When you spay or neuter your dog, you give shelter pets a greater chance at life and stop the cycle thatâ€™s killing thousands of innocent dogs. The ASPCA estimates that between six and nine million pets will be put to death in shelters this year. You might think this is a result of dogs being born on the streets or that have something “wrong” with them, but often they are the offspring of cherished family pets, even purebreds.
Puppies are born in America every day with no place to go. There isnâ€™t enough room for all of the pets that crowd our nationâ€™s shelters. Just one litter can mean 13 dogsâ€¦and finding 13 responsible forever homes will result in how many shelter dogs being euthanized? As long as the current birth rate continues, there will never be enough homes for all the dogs being brought into the world.
By spaying or neutering your dog, you can be an important part of the solution. Many states and counties have established low-cost spay/neuter programs that make the surgery affordable. And many cities also offer reduced licensing fees for owners of spayed and neutered dogs. To find a low-cost program near you, call your local humane society or shelter, or call toll-free 800-248-SPAY. You can also click here for a list of local spay/neuter programs in Middle Tennessee.
Myth vs. Fact
Myth: A female dog should have a litter before she is spayed.
Fact: The sooner you spay your female, the better her health will be in the future. As long as a puppy weighs more than 2 pounds and is 2 months old, he or she can be neutered or spayed. Many veterinarians practice perfectly safe early sterilization. The longer a female goes unspayed, the greater the likelihood of developing mammary tumors or uterine infections.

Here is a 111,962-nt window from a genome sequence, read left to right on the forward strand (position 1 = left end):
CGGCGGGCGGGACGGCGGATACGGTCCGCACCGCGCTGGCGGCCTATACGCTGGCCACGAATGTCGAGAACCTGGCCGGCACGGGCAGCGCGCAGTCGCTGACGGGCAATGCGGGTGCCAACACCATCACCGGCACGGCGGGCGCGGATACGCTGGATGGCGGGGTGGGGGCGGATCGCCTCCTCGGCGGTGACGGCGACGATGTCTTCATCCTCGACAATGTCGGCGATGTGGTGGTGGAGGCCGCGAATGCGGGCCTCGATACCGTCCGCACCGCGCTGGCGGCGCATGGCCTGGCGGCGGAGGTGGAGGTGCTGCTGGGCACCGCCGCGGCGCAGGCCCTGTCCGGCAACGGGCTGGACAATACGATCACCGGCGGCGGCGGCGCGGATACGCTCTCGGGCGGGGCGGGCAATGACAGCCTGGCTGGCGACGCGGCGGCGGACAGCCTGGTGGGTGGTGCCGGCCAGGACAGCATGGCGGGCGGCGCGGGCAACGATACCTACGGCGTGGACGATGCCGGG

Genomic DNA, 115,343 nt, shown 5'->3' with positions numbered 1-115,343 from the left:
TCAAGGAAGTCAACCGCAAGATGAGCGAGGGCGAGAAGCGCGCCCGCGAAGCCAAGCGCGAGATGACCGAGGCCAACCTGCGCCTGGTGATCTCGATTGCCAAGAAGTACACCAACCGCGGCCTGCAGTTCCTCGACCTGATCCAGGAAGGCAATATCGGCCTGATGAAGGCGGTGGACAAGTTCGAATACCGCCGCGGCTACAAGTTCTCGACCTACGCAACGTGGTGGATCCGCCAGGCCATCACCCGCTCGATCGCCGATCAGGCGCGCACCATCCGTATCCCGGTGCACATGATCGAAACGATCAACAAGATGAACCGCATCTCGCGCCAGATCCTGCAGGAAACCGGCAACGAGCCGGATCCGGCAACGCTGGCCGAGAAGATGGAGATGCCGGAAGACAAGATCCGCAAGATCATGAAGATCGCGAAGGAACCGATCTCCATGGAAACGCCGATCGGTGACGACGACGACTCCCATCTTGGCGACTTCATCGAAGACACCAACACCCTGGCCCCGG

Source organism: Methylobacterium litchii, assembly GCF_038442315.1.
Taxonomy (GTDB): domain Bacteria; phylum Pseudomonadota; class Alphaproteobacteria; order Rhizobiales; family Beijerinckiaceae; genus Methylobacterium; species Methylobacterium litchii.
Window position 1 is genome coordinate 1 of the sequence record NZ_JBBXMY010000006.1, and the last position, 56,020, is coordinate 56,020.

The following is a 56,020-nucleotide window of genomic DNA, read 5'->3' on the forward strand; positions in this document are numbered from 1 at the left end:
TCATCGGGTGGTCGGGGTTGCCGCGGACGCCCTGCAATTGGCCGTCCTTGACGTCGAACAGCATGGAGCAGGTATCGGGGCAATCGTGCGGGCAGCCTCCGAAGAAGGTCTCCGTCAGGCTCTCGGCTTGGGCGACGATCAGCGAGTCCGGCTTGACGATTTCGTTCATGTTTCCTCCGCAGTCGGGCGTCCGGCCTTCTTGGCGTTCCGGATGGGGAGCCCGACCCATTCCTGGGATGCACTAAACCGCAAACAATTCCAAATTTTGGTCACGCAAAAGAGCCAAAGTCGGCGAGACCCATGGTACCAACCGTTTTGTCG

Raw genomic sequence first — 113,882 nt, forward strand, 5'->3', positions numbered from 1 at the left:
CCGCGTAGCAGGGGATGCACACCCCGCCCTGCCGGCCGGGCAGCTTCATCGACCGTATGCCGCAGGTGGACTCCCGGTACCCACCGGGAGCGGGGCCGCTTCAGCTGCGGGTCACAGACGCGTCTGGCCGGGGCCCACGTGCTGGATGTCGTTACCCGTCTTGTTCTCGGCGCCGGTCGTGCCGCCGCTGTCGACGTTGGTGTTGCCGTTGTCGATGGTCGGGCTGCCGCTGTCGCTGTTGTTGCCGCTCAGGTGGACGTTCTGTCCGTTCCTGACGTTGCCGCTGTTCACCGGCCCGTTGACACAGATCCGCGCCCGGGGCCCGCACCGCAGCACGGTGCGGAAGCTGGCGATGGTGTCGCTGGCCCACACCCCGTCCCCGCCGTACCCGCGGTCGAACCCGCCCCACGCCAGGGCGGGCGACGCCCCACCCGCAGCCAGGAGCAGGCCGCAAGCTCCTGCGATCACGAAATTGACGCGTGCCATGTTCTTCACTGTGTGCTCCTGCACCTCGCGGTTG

In fact, a female spayed before her first heat (6 to 9 months of age) has one-seventh the risk of developing mammary cancer as an intact female.
Myth: Spaying or neutering (sterilization) will alter my dogâ€™s personality.
Fact: Any slight changes will be positive. Regardless of the age when spayed or neutered, your dog will remain a caring, loving and protective companion. Neutering will reduce the need to breed, and that has a calming effect on many animals. Neutered male dogs tend to stop roaming and fighting, and they also lose the desire to mark their territory with urine.
Myth: Companion animals will become fat and lazy if they are neutered.
Fact: Absolutely not! Lack of exercise and overfeeding make dogs fat and lazy, not neutering. Your dog will not gain weight if you provide exercise and monitor food intake. Neutering is good for your dog since sterilized dogs tend to live an average of two to three years longer than unsterilized dogs.
Myth: Sterilization is a dangerous and painful surgery for my dog.
Fact: Spaying and neutering are the most common surgeries performed on animals. With a minimal amount of home care, your dog will resume normal behavior in a couple of days.
Myth: Children should witness the miracle of birth.
Fact: Countless books and videos are available to teach your children about birth in a responsible manner. Letting your dog produce offspring that you have no intention of keeping is teaching your children irresponsibility. Anyone who has seen an animal euthanized in a shelter for lack of a home knows the truth behind this dangerous myth.
Click here to be redirected to our resource page for spay/neuter locations.